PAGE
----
This sort of thing concerns touching wood, sitting thirteen people at a table, spilling salt, breaking mirrors, putting up umbrellas in the house, wearing certain colours at a wedding and many, many other peculiar activities.
These are at first harmless and childish thoughts, but they do become more serious when they enter the filed of a religion. The examples one can give in this context are many. They start with offerings and supplications and they finish up with the ideas that dispensation can be bough from God with hard cash.
There is no doubt that the teaching of the fear of the Lord has much to do with this, but there is still a great deal of pagan and demoniac thinking behind a lot of outwardly religious observances and ceremonies. This type of attitude leads into the one which considers that God is not only capable of knowing and judging our smallest act and thought, but that He considers each one important enough to merit separate and distinct response in the form of applause or rebuke.
Then there is the attitude which considers that our acts are secret enough that they will not come within the realm of any sort of judgement either from man or God.
There is also the attitude of science which sees everything as 'mechanical' cause and effect.
Lastly, there is that vague frame of mind, which many of us are in, which accepts that we have runs of good and bad luck.
Most of us oscillate between the idea of luck and the idea that somewhere along the line we get what we deserve, but have no picture in our minds of how these processes can work.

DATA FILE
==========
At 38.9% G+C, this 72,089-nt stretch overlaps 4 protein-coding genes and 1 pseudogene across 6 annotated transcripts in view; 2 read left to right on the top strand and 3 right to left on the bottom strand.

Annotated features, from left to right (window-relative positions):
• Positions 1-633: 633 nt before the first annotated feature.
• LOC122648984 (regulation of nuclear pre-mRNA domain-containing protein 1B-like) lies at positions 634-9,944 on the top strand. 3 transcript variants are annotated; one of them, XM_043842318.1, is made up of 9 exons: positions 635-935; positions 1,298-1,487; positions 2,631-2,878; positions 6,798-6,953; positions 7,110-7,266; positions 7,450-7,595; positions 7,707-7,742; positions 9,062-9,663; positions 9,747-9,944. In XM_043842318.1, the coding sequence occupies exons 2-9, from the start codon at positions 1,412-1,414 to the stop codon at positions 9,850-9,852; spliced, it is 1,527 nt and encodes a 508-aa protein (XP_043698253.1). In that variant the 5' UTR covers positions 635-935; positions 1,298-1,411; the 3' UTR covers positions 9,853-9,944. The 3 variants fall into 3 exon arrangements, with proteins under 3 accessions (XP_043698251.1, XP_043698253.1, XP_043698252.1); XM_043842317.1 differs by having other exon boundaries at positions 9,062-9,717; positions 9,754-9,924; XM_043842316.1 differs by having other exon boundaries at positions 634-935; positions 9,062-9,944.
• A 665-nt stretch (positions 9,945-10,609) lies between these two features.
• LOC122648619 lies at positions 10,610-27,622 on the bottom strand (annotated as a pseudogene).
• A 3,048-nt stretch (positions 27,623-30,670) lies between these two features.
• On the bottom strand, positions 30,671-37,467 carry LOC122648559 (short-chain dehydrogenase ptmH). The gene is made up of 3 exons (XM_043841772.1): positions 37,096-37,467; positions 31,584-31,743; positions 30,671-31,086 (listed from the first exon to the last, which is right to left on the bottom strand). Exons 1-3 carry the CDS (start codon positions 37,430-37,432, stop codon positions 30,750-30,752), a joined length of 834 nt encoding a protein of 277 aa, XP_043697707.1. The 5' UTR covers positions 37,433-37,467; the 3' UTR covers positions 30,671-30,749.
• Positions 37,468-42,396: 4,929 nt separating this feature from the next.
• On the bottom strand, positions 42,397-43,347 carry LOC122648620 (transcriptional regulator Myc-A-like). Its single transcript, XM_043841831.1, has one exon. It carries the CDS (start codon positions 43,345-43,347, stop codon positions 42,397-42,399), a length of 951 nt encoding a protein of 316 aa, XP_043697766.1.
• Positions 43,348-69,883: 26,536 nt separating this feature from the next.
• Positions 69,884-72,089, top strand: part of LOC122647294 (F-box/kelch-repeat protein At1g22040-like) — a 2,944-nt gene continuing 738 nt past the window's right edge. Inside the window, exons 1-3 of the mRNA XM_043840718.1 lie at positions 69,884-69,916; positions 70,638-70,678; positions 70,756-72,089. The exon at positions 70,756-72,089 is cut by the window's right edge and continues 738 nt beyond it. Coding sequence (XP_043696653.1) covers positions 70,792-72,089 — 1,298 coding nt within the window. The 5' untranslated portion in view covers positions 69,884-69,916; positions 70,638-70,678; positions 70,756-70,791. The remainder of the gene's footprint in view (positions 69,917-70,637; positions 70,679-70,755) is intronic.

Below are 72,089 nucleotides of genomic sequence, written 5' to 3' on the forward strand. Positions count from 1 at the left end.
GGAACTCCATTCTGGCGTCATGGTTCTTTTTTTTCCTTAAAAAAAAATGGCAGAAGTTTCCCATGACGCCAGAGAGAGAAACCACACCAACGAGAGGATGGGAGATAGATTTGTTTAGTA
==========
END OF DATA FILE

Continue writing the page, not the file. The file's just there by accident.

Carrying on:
We must, if we are going to attempt to understand seriously our position in the scheme of nature, try to construct some system of reciprocal effect which is neither purely mechanical nor dependent upon the constant personal attention of God.
From A Geography of Consciousness by William Arkle (1974) - Justice - Section 2
This passage by William Arkle has had a big impact on me, because it made me realise that I myself was prone to attribute adverse events to 'bad luck', and to get worried about saying things that are 'tempting fate', without thinking what this implied.
Because much of this kind of superstitious belief implies a malicious God, a God quite contrary to what Jesus revealed of God's nature - and in stark contrast to what any of us can know about God by reflection and direct personal intuition.
Indeed, superstition is a demonic lure, a habit that poisons and degrades our relationship with God. Any God that would inflict suffering in response to someone expressing gratitude at his current good fortune ('tempting ftae') is not the Christian God. But in fact attributing false motivations to is common among Christians - for various reasons.
One reason is there is a great deal of this kind of thing in the Bible, particularly the Old Testament - describing God's motivations, or indirectly implying motivations of God, that would be unworthy of any loving mortal human Father. But because of the idea that canonical scripture is inerrant, many Christians feel obliged to incorporate this into their faith.